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From the Ground Up - Groundwater Conservation Districts


The Texas Legislature and Texas Courts have made it clear that landowners own any water that is beneath their property.

The legislature also made it possible for counties to form local groundwater conservation districts to help regulate the movement of water. Several years ago, voters in Brazos and Robertson Counties voted to create the Brazos Valley Groundwater Conservation District.

It has four board members from each county, representing the interests of municipalities, agriculture, industry, and rural water districts. Alan Day is general manager of the Brazos Valley Groundwater Conservation District.

“We have a very precious resource, natural resource here, but we need it to last well into the future. One of the things that the district is charged with doing is looking fifty years out, that were using the amount that will allow us fifty years from now to have what we call a desired future condition.”

Day says that in our area, typically agriculture and municipalities don’t use the same source for their water.

“Our agricultural users in our two counties primarily use Brazos River alluvial waters. Those waters are fairly high in iron, fairly high in salts, not a source that is normally used by the municipalities. The municipalities use from our Simsboro Aquifer, primarily, and those waters are very deep here in the Bryan College Station area.”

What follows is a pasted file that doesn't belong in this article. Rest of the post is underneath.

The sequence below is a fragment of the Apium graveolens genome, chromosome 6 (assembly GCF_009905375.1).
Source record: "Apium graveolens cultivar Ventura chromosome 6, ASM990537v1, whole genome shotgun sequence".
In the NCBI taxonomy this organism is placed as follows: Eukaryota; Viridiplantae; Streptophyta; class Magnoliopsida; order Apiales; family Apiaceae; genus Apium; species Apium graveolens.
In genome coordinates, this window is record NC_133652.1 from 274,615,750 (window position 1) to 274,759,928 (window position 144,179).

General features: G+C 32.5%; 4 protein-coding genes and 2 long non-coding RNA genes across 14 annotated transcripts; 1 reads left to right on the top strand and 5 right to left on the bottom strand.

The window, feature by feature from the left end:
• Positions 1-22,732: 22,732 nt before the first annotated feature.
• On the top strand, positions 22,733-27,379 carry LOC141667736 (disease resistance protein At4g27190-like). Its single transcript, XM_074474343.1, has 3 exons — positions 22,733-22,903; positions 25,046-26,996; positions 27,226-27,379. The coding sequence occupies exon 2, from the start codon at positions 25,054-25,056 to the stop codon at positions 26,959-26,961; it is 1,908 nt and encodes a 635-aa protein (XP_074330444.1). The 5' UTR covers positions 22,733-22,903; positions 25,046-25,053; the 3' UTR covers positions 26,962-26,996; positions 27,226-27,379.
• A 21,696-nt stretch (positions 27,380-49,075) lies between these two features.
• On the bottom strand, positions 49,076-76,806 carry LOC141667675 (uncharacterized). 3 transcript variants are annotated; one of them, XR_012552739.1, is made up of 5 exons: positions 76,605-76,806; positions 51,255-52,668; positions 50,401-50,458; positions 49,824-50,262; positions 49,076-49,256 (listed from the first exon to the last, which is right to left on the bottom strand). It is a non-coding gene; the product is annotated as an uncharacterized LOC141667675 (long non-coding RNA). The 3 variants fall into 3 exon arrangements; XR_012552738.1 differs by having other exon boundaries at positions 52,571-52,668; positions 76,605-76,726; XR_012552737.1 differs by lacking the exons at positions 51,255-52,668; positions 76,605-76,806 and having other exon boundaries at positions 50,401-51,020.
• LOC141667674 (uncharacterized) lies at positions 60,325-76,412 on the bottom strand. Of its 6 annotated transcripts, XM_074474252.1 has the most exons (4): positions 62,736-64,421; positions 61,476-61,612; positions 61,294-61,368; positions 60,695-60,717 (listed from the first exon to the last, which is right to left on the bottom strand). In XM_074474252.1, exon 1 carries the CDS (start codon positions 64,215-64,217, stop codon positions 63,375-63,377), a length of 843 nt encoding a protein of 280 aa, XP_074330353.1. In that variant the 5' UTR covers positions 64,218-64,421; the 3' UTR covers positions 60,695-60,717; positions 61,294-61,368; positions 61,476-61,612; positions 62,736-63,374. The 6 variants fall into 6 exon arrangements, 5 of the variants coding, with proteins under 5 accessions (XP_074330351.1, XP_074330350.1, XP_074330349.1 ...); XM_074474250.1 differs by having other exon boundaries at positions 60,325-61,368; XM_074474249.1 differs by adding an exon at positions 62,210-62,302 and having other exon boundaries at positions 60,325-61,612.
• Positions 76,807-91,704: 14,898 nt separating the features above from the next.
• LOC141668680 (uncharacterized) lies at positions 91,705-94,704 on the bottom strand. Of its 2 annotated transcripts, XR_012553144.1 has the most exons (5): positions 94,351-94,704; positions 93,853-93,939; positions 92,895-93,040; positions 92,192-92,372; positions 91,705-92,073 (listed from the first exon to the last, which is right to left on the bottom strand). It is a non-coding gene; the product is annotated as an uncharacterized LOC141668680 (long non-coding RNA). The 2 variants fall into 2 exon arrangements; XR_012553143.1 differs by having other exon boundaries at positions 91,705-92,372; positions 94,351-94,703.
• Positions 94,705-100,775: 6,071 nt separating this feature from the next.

The groundwater district has designated two types of wells.

“If you have a domestic livestock well which is a well that produces less than fifty thousand gallons a day, about thirty-five gallons per minute. You can use that for your household, for watering livestock, and some light irrigation for that matter.”

There are no fees or meters on these wells.

“Those wells that are going to be used for municipal use, a large agricultural irrigation use, it’s necessary to come in and get a non-exempt well, and those will be eventually metered, fees paid, and on the water used.”

Whether you live in the city, or are involved in production agriculture, it’s in everyone’s common interest to conserve water.

“Farmers have, for a very long time, not been wasters of water. It’s costly. It’s cost efficient to use, to water as few times as you have to water. And our homeowners, we’re trying to get them to understand that most of your lawns don’t need but, in the worst of the summertime about an inch of water per week. We tend to water one time too many, every single week.”


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